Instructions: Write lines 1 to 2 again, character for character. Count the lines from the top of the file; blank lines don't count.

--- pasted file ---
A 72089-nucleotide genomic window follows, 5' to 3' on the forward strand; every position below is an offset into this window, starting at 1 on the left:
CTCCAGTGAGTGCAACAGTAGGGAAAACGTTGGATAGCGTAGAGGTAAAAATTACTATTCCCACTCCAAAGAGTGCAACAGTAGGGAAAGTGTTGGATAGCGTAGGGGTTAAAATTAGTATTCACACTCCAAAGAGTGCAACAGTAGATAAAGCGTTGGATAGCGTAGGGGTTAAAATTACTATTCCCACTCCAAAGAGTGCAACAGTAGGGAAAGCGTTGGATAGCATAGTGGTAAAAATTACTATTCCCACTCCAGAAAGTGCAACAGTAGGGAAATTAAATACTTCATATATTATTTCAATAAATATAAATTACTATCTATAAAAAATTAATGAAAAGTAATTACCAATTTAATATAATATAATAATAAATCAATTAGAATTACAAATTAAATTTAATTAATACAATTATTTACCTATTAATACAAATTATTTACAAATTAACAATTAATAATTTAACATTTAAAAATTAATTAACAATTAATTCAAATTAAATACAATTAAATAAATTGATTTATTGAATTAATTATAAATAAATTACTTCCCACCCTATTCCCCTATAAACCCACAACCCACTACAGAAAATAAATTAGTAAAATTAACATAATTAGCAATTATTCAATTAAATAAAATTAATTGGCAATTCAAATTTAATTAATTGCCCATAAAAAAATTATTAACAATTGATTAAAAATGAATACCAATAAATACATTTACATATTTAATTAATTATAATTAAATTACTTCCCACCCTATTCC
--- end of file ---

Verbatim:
A 72089-nucleotide genomic window follows, 5' to 3' on the forward strand; every position below is an offset into this window, starting at 1 on the left:
CTCCAGTGAGTGCAACAGTAGGGAAAACGTTGGATAGCGTAGAGGTAAAAATTACTATTCCCACTCCAAAGAGTGCAACAGTAGGGAAAGTGTTGGATAGCGTAGGGGTTAAAATTAGTATTCACACTCCAAAGAGTGCAACAGTAGATAAAGCGTTGGATAGCGTAGGGGTTAAAATTACTATTCCCACTCCAAAGAGTGCAACAGTAGGGAAAGCGTTGGATAGCATAGTGGTAAAAATTACTATTCCCACTCCAGAAAGTGCAACAGTAGGGAAATTAAATACTTCATATATTATTTCAATAAATATAAATTACTATCTATAAAAAATTAATGAAAAGTAATTACCAATTTAATATAATATAATAATAAATCAATTAGAATTACAAATTAAATTTAATTAATACAATTATTTACCTATTAATACAAATTATTTACAAATTAACAATTAATAATTTAACATTTAAAAATTAATTAACAATTAATTCAAATTAAATACAATTAAATAAATTGATTTATTGAATTAATTATAAATAAATTACTTCCCACCCTATTCCCCTATAAACCCACAACCCACTACAGAAAATAAATTAGTAAAATTAACATAATTAGCAATTATTCAATTAAATAAAATTAATTGGCAATTCAAATTTAATTAATTGCCCATAAAAAAATTATTAACAATTGATTAAAAATGAATACCAATAAATACATTTACATATTTAATTAATTATAATTAAATTACTTCCCACCCTATTCC